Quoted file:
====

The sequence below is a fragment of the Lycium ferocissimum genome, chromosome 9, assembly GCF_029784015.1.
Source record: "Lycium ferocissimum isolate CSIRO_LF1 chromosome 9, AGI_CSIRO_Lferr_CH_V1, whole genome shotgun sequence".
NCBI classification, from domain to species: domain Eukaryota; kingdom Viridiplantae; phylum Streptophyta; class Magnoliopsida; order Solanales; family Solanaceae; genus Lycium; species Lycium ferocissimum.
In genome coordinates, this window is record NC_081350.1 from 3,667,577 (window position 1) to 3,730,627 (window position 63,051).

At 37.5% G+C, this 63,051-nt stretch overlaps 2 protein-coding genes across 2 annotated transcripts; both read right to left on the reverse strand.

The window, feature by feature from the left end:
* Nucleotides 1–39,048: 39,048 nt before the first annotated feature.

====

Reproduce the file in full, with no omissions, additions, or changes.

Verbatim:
The sequence below is a fragment of the Lycium ferocissimum genome, chromosome 9, assembly GCF_029784015.1.
Source record: "Lycium ferocissimum isolate CSIRO_LF1 chromosome 9, AGI_CSIRO_Lferr_CH_V1, whole genome shotgun sequence".
NCBI classification, from domain to species: domain Eukaryota; kingdom Viridiplantae; phylum Streptophyta; class Magnoliopsida; order Solanales; family Solanaceae; genus Lycium; species Lycium ferocissimum.
In genome coordinates, this window is record NC_081350.1 from 3,667,577 (window position 1) to 3,730,627 (window position 63,051).

At 37.5% G+C, this 63,051-nt stretch overlaps 2 protein-coding genes across 2 annotated transcripts; both read right to left on the reverse strand.

The window, feature by feature from the left end:
* Nucleotides 1–39,048: 39,048 nt before the first annotated feature.